Electronic medical records (EMR) has not only helped transform the medical information system to be better, it has also allowed the collection and subsequent application of Big Data that ultimately plays a major role in changing patient care in the process.
Even if Big Data faces much controversy and open data still has so many hurdles to go through in the healthcare industry, there is no doubt that this progress has pushed the industry straight into the information age and California's Kaiser Permanente is showing what can be done with the huge influx of data they are receiving. Kaiser has been using data collected since 1993 in several ways, notably using this information to help treat the youngest patients - infants.
Kaiser Using Big Data to Help Care for Infants
Basing on the data sets maintained by Kaiser Permanente's Division of Research (DOR) of vital signs of mothers and their babies who developed sepsis, doctors in Kaiser Permanente's neonatal intensive care units (NICU) created an online calculator to determine the risk of sepsis in preterm and newborn babies.
According to Kaiser's DOR research scientist Michael Kuzniewicz, MD, MPH, "Prior to the online sepsis calculator, a maternal fever of 100.4 or higher meant a trip to the NICU regardless of how a baby looked, or other risk factors, that meant separating the mother and baby, starting an IV, and putting the infant on intravenous antibiotics. Now we can be smarter on which babies we identify to evaluate and treat for infection."
The Kaiser sepsis calculator for neonatal care isn't the only accomplishment done with Big Data. These system-wide health care implementations for newborns and preterm infants are all because of the data received from patient information:
- The identification of effective strategies to reduce dangerous bowel infections in preterm infants (called necrotizing enterocolitis)
- Reductions in the number of days infants spend in the NICU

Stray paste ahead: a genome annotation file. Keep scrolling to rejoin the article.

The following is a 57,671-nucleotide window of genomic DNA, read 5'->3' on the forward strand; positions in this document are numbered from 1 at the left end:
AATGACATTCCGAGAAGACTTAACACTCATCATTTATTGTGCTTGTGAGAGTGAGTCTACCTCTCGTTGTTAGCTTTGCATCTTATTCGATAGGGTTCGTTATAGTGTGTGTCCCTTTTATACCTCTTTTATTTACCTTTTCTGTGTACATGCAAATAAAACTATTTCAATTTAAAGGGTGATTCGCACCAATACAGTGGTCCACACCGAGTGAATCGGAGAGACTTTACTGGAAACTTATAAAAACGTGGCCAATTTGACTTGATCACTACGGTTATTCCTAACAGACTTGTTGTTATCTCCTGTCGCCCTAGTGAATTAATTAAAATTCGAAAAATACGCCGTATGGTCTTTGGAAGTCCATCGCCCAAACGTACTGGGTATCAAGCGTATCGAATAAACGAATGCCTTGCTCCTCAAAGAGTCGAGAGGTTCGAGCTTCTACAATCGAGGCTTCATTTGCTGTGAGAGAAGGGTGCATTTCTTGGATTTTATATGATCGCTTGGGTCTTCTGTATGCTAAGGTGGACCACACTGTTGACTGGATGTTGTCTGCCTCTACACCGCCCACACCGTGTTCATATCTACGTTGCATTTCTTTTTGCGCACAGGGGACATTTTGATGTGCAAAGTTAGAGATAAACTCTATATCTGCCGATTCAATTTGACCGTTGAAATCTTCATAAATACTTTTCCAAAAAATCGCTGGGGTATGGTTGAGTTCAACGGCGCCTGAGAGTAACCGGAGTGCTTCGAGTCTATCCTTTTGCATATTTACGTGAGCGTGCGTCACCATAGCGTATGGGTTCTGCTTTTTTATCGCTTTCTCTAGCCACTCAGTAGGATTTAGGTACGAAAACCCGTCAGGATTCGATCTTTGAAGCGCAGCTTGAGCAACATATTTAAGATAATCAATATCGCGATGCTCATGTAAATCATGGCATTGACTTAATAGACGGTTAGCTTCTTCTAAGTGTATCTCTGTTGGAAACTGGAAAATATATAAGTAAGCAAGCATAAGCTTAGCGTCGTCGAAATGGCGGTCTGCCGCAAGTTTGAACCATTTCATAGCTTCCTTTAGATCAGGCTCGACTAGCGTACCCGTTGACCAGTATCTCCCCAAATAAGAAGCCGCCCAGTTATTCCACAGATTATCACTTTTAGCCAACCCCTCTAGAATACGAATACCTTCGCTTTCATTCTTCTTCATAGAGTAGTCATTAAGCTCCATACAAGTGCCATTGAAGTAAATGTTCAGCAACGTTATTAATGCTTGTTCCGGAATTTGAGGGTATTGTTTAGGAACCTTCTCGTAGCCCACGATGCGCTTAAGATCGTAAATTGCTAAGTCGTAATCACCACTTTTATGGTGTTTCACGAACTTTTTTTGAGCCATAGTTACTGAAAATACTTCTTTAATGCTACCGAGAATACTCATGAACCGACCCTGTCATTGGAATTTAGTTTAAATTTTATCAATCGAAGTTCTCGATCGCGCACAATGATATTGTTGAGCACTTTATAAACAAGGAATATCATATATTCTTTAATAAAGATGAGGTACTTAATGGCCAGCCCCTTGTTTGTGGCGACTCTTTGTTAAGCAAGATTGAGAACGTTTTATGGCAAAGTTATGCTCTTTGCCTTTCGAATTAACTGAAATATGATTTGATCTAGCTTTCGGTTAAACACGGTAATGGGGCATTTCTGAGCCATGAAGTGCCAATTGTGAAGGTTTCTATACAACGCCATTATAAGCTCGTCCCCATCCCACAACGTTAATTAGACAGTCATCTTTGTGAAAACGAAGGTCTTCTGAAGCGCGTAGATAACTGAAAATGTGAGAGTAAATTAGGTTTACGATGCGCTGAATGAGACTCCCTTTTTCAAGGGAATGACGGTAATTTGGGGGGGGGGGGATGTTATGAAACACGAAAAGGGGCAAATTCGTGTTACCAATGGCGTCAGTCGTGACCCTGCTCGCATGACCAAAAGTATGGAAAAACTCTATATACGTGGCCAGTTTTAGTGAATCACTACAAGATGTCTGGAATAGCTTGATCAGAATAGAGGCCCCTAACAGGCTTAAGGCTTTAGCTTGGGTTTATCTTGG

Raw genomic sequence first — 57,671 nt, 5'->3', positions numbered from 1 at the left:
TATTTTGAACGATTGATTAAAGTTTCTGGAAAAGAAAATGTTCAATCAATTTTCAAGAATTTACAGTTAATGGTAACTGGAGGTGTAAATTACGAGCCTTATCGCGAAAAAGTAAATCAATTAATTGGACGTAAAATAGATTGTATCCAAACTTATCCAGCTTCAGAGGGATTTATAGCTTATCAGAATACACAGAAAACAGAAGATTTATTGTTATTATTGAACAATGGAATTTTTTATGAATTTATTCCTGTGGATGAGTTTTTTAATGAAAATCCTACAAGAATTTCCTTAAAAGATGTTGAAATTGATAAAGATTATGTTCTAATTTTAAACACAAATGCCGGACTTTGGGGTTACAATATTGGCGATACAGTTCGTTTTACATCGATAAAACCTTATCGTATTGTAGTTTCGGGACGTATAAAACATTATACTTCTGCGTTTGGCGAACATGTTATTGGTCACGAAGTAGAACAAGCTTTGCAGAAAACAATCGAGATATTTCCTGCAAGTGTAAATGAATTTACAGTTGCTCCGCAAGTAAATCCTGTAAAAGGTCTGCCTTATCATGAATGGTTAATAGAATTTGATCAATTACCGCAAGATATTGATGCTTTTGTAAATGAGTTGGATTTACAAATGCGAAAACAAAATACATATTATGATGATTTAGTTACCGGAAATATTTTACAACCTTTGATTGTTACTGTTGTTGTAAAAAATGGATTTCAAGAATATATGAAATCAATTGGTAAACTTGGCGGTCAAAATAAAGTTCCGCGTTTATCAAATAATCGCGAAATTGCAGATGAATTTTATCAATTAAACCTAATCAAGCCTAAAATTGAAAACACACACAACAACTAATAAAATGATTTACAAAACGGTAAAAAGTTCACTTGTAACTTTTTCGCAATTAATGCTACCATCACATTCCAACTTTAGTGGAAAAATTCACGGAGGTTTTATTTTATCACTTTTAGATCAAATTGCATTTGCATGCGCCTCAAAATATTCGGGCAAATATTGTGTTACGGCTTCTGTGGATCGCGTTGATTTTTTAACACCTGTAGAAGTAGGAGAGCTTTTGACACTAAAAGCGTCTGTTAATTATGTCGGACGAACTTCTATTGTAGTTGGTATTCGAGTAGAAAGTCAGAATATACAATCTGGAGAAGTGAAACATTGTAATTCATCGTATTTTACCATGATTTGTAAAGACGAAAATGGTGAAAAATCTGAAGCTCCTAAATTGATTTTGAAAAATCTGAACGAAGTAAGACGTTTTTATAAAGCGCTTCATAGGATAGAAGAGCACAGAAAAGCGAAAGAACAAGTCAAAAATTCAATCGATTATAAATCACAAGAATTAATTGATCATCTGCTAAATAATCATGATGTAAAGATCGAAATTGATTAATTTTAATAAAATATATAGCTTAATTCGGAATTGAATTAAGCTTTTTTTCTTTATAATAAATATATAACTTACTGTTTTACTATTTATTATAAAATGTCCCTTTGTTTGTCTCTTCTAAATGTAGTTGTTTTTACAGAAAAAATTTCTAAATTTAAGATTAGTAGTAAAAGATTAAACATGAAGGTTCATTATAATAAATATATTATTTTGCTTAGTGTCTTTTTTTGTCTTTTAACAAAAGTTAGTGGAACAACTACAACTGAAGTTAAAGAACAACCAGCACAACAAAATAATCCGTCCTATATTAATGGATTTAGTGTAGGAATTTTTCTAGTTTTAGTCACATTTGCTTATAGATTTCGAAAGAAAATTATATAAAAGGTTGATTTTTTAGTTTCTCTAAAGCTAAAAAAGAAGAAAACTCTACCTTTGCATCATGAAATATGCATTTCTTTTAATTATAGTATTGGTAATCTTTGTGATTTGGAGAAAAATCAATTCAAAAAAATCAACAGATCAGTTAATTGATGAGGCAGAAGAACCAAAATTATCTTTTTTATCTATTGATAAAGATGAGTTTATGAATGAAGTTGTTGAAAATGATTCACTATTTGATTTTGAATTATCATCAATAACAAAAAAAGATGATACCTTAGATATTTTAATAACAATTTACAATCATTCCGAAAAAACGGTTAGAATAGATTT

- Fewer blood-stream infections associated with central intravenous lines
- Greater percentages of high-risk infants born at Kaiser Permanente facilities with high-level NICUs, eliminating the need for infant transport
Big Data Helps Kaiser Hit Statewide Benchmarks
Even with issues of patient privacy and the debate whether who benefits more on Big Data usage, the patient or the medical company (hospital or pharmaceutical company), Kaiser has proven that Big Data can ultimately help improve patient care.
Allen Fischer MD, regional director of neonatology for the region, acknowledges that the data provided by the DOR is indispensable in helping clinicians plan their quality activities. This has been proven effective since Kaiser has been using Big Data to develop quality benchmarks and monitor hospital performance with records going back to the 1990s.
Big Data from a Medical Perspective
Modern healthcare systems produce massive electronically stored data on an ongoing basis. If this treasure trove of information is used for improving patient care and growing knowledge and research for developing effective treatments, we have successfully used the advances of technology to our advantage.
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